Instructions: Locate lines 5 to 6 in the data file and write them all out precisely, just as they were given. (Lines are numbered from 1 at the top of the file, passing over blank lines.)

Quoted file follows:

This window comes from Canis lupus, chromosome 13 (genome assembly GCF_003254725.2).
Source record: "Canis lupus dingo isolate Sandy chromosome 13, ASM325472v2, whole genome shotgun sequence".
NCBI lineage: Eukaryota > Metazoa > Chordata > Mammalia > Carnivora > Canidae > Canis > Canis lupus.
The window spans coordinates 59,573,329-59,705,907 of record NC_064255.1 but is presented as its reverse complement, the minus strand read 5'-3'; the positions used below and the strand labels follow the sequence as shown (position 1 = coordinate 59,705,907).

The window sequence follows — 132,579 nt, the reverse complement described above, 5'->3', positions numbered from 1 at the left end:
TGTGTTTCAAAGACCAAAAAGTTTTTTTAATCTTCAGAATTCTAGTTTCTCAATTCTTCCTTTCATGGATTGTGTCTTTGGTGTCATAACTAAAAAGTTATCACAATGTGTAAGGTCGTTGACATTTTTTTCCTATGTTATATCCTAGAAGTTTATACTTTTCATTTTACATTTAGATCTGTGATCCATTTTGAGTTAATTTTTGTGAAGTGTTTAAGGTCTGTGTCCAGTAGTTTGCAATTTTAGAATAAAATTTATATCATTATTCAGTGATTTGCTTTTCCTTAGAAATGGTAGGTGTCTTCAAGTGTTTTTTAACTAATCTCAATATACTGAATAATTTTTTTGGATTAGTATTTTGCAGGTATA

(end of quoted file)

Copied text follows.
The window sequence follows — 132,579 nt, the reverse complement described above, 5'->3', positions numbered from 1 at the left end:
TGTGTTTCAAAGACCAAAAAGTTTTTTTAATCTTCAGAATTCTAGTTTCTCAATTCTTCCTTTCATGGATTGTGTCTTTGGTGTCATAACTAAAAAGTTATCACAATGTGTAAGGTCGTTGACATTTTTTTCCTATGTTATATCCTAGAAGTTTATACTTTTCATTTTACATTTAGATCTGTGATCCATTTTGAGTTAATTTTTGTGAAGTGTTTAAGGTCTGTGTCCAGTAGTTTGCAATTTTAGAATAAAATTTATATCATTATTCAGTGATTTGCTTTTCCTTAGAAATGGTAGGTGTCTTCAAGTGTTTTTTAACTAATCTCAATATACTGAATAATTTTTTTGGATTAGTATTTTGCAGGTATA